Fluentgrid Limited, Plaintiff, is a Indian company, which has been carrying out its business in India since the year 1998. It is engaged in providing information technology services through Smart Grid Products under its registered trademark, “mpower” and domain name, along with its website, which is its cloud solution for energy retailers. The Plaintiff, being proactive in protection of its IP, issued a cease and desist notice against the defendants for using deceptively similar trademark “mPowerFlo” and “damages” on 30th April 2018, which was not complied with, by the defendants and further went on to file an application for registering its  impugned  Trademark “mPowerFlo” before Trademark registry, to take refuge of legal protection for the illegal acts of trademark infringement and passing off the registered trademarks and brandnames of the Plaintiff.  The Plaintiff sent a last and final notice to the defendant on 18th May 2018, which was again denied by the Defendant. Finally, a suit seeking temporary and permanent injunction, rendition of accounts and payment of damages, was filed by the Plaintiff against the Defendants before the Hon’ble High Court of Delhi.

The Plaintiff was able to establish a prima facie case before the Court and the Hon’ble High Court of Delhi was pleased to grant an ex-parte ad-interim injunction to the Plaintiff against Defendants restraining them to use the mark “mPowerFlo” or any other mark that is similar or deceptively similar to the Plaintiff’s mark ‘mPower’ vide its order dated 01.06.2018.

Upon finding a strong case in the favour of Plaintiff, the Defendants bowed down to the demands made by the Plaintiff with respect to permanent injunction and sought a compromise in lieu of waiving other reliefs as prayed by the Plaintiff in their plaint such as damages and rendition of accounts. The plaintiff agreed to their proposal and pleaded the court to record the Defendant’s admission of infringing the Plaintiff’s Trademarks.

Thus, the case was decreed in favour of Plaintiff by permanently restraining the Defendants from using the infringing marks vide order dated 16.07.2018. The Plaintiff has been successful in enforcing its IP rights through this case and has put its foot down to demonstrate to others, the consequences of infringing any of its intellectual property rights.

Author: Pratistha Sinha, Associate,  at  Khurana & Khurana, Advocates and IP Attorneys. In case of any queries please contact/write back to us at

Trademark Suit Filed For Infringement/ Passing Off Was Successful At the First Stage

(L’AirLiquideSocieteAnonyme  pour  l’etude  et l’exploitation  desprocedes  Georges  Claude  and Anr vs. Liquid air & Ors.)

 L’AirLiquideSocieteAnonyme  pour  l’etude  et l’exploitation  desprocedes  Georges  Claude  and Anr, Plaintiff No. 1, a company incorporated under the laws of France and operating in Indian territory through Air Liquide India Holding Private Limited,  Plaintiff no. 2 under the trade name “Air Liquide”, and domain name The Plaintiffs being vigilant enough to protect their tradename issued a Cease and Desist notice against the Defendants as soon as they became aware of the unlawful acts of the defendants, wherein the latter was using deceptively similar trade name “Liquid Air” and domain name under the same class of goods as that of the Plaintiffs. The same was admitted by the Defendant and they had undertaken to accept the demand and thereby refrain from using the infringing trademark. It was also agreed that a MoU will sign for the same purpose. However, the defendants later denied the compliance and refrained from signing the aforesaid MoU. Thus, the Plaintiffs filed a suit in the Hon’ble High Court of Delhi against defendants seeking appropriate remedies under the laws.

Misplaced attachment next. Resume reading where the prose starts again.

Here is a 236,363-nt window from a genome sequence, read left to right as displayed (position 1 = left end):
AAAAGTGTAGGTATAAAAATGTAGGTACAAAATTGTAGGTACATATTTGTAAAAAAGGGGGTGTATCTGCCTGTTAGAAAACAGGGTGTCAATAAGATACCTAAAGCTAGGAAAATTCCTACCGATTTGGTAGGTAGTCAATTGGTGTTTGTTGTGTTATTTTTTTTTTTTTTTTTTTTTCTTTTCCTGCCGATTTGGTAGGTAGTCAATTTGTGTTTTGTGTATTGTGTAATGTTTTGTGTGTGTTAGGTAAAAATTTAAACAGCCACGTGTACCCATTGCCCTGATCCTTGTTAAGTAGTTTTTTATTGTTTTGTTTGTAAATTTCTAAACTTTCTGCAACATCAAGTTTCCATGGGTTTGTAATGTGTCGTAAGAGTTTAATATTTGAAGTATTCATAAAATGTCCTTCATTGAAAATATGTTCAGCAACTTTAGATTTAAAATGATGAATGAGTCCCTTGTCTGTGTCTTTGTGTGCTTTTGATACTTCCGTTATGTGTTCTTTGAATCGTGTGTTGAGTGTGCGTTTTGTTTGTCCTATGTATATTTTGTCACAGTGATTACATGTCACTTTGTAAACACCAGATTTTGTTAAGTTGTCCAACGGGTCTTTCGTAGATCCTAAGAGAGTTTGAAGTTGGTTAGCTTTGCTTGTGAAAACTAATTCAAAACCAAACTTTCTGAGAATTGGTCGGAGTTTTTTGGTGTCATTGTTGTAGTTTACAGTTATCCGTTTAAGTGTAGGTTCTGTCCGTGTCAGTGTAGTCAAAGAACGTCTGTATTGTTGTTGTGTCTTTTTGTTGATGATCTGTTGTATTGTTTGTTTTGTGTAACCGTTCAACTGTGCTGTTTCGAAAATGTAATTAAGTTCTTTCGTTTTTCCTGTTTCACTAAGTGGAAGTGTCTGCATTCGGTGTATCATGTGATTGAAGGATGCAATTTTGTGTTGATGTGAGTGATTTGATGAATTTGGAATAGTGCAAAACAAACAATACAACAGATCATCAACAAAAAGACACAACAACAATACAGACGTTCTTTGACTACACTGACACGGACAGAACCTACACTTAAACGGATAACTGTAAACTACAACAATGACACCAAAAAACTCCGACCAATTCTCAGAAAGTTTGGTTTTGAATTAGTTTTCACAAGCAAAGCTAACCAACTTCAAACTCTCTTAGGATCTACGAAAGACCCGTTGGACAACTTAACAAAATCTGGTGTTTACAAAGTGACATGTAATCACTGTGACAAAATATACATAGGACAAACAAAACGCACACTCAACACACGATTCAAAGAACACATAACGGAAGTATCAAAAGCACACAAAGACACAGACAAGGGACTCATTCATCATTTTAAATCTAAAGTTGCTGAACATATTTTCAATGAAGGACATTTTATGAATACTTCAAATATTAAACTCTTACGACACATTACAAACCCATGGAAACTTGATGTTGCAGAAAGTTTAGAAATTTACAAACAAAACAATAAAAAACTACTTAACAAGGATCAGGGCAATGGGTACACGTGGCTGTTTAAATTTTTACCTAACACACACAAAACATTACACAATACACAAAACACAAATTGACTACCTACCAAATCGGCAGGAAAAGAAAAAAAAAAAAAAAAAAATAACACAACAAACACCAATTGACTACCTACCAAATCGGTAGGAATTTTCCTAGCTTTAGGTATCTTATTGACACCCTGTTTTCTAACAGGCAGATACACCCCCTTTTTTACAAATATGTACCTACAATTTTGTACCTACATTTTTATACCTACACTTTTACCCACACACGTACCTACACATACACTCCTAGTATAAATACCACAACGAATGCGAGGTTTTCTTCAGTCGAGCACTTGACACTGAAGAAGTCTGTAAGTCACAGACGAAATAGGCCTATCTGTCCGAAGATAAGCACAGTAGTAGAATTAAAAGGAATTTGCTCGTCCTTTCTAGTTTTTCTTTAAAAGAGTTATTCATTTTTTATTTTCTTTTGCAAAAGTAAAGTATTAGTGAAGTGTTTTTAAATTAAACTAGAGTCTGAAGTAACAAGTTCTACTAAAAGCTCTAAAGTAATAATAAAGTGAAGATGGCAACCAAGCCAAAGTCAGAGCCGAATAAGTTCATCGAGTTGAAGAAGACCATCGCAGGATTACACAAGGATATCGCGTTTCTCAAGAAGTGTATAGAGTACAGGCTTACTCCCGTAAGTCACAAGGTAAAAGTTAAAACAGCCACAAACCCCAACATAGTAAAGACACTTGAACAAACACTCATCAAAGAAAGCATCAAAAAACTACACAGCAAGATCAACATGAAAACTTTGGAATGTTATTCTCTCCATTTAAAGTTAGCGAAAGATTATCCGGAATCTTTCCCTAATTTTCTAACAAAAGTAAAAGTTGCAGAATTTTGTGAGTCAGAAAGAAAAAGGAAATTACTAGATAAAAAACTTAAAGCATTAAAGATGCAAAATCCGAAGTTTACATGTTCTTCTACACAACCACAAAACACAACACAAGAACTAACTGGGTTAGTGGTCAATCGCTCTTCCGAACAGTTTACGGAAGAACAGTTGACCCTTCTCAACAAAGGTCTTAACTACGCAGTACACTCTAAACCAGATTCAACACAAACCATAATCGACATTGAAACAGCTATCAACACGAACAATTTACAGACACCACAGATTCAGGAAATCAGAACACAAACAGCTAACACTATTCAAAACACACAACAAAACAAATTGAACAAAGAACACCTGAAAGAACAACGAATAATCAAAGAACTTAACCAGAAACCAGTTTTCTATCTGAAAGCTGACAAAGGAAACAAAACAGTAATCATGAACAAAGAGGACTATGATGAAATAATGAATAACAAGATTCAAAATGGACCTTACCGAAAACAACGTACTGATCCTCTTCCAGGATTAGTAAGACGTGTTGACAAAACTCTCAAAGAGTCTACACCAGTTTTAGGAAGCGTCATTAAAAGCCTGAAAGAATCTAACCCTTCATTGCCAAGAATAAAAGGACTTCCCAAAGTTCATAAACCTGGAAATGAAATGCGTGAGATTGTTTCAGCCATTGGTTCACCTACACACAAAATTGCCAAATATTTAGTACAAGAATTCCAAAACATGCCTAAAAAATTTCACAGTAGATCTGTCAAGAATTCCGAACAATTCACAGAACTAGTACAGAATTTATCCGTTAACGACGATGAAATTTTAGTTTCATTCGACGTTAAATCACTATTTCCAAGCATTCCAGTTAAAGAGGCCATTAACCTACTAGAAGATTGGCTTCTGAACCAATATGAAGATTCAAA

In the aforesaid case, the Plaintiffs were able to successfully establish a prima facie- case before the Hon’ble High Court of Delhi and thereby secured injunction in its favour vide order dated 09.05.2018, which restrained the defendants from directly or indirectly dealing in any goods/service similar to that of the Plaintiffs as well as from using any name similar to that of Plaintiff’s domain or trade name.

Despite the above mentioned order passed by the Hon’ble High Court, the defendants in contempt of the said order, continued to use their impugned trademark through their website Thus, the Plaintiffs filed a Contempt application under Order 39 Rule 2A of the Code of Civil Procedure, 1908 against the defendants for disobedience of injunction order. However, after receiving the notice of such application, the defendants were compelled to pull out their website before the next date of hearing on 01.08.2018.  Consequently, the application was disposed off on 1st August 2018. However, the Court clearly reiterated the injunction against the defendant and sternly directed them from refraining to use the impugned trademarks for the same or similar business.

Author: Pratistha Sinha, Associate, Priya Singh, Legal Intern at  Khurana & Khurana, Advocates and IP Attorneys. In case of any queries please contact/write back to us at

Case summary of “Cabell v. Zorro Productions, Inc.”



This case is a result of copyright infringement of a musical based on the story of Zorro.The character of Zorro originally was developed by Johnst McCulley which was further adapted in stories. All of the stories are part of public domain. Cabell (hereinafter “the plaintiff) made a musical based on the story available in public domain and Zorro Productions (hereinafter “the defendant) is the assignee of the character Zorro. The Plaintiff produced a musical titled “Z – The Musical of Zorro” and got its scripts and audio with the U.S. Copyright for original, novel elements of his work but not the elements in the public domain as of 1996.